Until recently, the reasons for not publishing negative results were clear. Publishers don’t like them because they don’t attract attention or citations and so threaten journal impact factors. And reviewers, typically asked to gauge the significance of a piece of work, have become conditioned to see importance more readily in positive outcomes.
It doesn’t have to be this way. The open access movement has given rise to new models of publication that judge research work not on significance but solely on originality and competence. That is now giving us new avenues for publishing negative results, such as PLOS One, F1000 Research, Peer J, Scientific Reports, and the recently announced ACS Omega. Uptake of these new author-pays megajournals should grow as they compete on price for the services offered to researchers.
It was the competitive rates offered by that induced me to publish negative results from my laboratory for the first time last year, work on the crystal structure of a norovirus protease. Prior to that, our failed experiments languished in laboratory notebooks, increasingly forgotten as students and postdocs rotated through the lab. There seemed to be no way to get them published and no reason to do so.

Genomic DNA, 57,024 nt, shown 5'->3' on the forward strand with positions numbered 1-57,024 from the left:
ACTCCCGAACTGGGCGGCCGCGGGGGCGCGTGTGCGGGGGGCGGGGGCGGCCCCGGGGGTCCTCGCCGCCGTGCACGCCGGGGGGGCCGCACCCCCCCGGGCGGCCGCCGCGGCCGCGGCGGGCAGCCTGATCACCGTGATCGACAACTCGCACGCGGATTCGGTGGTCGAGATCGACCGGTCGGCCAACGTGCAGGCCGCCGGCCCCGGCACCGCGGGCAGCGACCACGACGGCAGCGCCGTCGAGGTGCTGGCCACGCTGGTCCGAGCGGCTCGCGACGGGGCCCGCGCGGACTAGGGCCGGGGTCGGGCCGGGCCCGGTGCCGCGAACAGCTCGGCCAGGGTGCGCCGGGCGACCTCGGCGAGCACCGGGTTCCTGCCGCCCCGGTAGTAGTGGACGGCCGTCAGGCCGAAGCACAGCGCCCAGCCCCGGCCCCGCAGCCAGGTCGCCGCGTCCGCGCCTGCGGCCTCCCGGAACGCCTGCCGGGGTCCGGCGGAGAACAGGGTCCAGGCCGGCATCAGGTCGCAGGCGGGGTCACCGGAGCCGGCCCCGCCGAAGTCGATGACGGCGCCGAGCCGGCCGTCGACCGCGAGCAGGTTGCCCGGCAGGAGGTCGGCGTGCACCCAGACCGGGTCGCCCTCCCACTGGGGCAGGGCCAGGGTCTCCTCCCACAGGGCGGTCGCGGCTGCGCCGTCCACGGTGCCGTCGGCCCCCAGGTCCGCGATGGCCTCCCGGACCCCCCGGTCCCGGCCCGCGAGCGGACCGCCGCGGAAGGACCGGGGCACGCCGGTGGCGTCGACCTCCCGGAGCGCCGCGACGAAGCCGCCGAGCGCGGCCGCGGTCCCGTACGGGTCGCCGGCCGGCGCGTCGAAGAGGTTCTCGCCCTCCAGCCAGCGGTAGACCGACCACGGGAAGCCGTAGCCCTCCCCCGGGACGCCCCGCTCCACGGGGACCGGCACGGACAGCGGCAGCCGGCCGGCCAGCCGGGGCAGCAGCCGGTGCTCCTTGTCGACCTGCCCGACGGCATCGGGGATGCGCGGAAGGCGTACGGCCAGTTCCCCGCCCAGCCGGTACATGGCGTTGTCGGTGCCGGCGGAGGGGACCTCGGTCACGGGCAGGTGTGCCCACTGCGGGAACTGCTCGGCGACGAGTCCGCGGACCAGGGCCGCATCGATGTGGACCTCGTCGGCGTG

The rise of free preprint archives in the life sciences, such as bioRxiv, has also caught my attention and arguably creates an appealing venue for ensuring that negative results can serve as signposts for other researchers. Such efforts are not peer-reviewed, but after 20 years, the arXiv preprint repository used by various disciplines of physics, mathematics, and computer science shows that they can provide a valuable resource. All we need now is a preprint archive for chemists and chemical engineers.
That said, it will take more than technological or editorial changes to properly reform scientific publishing. For one thing, confusion about open access abounds. The author-pays model of open access journals has stirred concerns about quality control that need to be addressed. In practice, these can be tackled by clear separation of editorial decision-making from questions of payment, encouragement of postpublication review (all the more effective thanks to the worldwide readership offered by open access), and provision of clear advice on journal quality through publication services such as Think. Check. Submit. and the Directory of Open Access Journals.
We also need to redefine good researcher behavior and incentivize it. At present the focus is on publishing “well.” But we need to be more holistic in determining what that means, particularly if we want to retain the trust of funders and the public. We should find ways to reward researchers who publish high-quality research that is reproducible and who publish rapidly, openly, and completely, including all their data and negative results. Publishing will always be an ego trip. But it is also a professional duty owed to our colleagues and to the wider world.
It Didn’t Work: Have you published negative results? If so, tell us where you published them and share the impact they had below: